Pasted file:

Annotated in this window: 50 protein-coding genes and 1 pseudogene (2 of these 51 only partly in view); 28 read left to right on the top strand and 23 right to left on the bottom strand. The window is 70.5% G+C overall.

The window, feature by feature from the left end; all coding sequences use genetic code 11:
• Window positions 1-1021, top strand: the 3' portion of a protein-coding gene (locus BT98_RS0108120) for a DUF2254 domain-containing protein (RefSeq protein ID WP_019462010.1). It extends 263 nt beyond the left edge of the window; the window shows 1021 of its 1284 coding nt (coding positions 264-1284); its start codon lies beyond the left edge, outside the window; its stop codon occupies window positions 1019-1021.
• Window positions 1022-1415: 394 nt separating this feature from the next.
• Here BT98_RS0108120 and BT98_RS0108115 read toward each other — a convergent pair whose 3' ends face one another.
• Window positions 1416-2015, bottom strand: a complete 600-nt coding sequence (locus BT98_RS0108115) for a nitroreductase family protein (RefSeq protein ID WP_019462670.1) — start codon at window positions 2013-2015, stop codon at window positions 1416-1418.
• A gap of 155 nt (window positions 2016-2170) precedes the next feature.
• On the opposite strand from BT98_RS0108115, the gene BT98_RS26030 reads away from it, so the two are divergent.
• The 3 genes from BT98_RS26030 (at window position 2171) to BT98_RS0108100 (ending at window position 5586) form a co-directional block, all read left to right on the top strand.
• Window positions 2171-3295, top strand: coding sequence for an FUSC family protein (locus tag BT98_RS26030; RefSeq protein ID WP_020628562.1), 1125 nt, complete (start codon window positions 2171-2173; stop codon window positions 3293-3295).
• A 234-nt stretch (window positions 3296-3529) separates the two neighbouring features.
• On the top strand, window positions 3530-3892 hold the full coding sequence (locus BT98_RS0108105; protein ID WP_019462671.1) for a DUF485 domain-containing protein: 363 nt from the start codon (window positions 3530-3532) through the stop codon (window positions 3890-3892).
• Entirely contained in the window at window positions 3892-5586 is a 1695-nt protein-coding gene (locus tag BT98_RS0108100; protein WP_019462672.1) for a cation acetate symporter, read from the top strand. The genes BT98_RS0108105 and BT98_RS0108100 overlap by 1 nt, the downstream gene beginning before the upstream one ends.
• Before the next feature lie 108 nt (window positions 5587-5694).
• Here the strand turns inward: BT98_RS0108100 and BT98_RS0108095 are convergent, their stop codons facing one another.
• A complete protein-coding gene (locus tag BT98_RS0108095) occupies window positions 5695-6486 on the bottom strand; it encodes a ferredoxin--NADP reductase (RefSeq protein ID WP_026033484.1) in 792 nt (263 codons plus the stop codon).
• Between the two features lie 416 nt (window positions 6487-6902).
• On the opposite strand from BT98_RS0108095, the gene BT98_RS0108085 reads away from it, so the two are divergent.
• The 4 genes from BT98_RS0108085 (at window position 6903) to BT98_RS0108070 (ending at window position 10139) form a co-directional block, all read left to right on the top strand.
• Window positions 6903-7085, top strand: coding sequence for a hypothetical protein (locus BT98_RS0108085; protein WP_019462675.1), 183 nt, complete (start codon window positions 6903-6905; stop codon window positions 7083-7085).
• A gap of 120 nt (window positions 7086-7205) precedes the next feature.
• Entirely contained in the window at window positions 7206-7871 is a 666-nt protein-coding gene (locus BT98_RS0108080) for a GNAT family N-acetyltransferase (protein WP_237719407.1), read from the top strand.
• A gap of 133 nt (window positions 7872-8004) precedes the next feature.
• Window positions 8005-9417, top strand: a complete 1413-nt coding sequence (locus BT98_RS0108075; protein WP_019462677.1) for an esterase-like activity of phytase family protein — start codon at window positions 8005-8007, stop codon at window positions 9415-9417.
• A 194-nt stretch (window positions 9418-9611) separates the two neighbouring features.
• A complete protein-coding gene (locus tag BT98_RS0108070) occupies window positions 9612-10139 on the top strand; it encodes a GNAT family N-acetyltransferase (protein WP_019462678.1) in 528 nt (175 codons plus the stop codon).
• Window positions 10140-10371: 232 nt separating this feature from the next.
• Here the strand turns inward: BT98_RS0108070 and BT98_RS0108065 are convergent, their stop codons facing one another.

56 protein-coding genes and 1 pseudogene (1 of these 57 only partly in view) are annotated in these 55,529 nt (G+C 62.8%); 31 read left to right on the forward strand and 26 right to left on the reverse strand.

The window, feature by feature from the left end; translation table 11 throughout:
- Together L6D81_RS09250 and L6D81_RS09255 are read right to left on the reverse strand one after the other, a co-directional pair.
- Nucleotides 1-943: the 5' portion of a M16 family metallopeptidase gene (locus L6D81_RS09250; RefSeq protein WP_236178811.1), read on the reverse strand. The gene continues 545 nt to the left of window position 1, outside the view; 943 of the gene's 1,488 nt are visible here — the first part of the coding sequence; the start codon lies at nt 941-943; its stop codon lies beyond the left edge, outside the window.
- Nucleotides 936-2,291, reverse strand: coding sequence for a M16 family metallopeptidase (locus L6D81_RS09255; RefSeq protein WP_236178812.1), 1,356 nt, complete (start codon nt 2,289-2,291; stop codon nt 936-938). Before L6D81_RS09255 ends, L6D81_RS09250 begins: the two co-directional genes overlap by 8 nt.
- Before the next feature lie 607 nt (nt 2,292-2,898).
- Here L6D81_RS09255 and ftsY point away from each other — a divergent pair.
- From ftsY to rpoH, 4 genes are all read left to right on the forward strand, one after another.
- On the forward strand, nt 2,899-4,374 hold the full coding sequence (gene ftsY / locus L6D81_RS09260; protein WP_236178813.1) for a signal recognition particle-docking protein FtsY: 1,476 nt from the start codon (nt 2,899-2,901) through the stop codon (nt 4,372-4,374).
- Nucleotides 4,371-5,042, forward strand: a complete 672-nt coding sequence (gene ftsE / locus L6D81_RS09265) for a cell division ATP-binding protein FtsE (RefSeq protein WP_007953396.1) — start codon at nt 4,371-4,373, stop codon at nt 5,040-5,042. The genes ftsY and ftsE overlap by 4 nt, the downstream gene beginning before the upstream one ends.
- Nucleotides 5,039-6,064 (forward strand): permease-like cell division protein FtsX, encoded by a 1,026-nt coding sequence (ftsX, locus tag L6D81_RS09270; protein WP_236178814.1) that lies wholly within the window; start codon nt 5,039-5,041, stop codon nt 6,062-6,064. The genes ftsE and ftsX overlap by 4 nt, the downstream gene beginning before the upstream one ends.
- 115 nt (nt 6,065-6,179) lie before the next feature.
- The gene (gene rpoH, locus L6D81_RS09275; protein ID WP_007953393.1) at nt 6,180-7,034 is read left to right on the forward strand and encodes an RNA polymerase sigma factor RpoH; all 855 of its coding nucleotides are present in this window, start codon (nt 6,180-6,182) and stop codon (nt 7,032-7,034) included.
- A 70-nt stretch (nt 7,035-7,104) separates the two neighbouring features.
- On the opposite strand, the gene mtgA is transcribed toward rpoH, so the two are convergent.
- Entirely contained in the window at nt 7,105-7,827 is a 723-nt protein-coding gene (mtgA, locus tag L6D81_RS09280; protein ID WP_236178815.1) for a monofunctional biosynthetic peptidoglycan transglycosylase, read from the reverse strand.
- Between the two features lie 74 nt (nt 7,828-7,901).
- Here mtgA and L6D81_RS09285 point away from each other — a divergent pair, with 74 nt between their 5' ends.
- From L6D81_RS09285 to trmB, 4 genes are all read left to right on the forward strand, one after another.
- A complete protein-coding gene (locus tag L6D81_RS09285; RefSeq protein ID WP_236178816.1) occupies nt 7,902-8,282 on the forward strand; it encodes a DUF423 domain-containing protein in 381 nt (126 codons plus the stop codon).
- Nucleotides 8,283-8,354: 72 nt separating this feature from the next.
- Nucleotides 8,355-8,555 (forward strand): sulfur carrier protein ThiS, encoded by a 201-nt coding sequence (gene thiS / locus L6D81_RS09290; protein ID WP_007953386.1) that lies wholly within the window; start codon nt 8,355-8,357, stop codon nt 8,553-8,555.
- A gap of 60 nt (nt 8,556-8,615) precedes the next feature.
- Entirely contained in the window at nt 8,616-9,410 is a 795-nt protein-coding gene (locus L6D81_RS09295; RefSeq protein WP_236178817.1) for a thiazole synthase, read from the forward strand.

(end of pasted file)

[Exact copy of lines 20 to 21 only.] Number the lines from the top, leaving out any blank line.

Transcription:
• Window positions 6903-7085, top strand: coding sequence for a hypothetical protein (locus BT98_RS0108085; protein WP_019462675.1), 183 nt, complete (start codon window positions 6903-6905; stop codon window positions 7083-7085).
• A gap of 120 nt (window positions 7086-7205) precedes the next feature.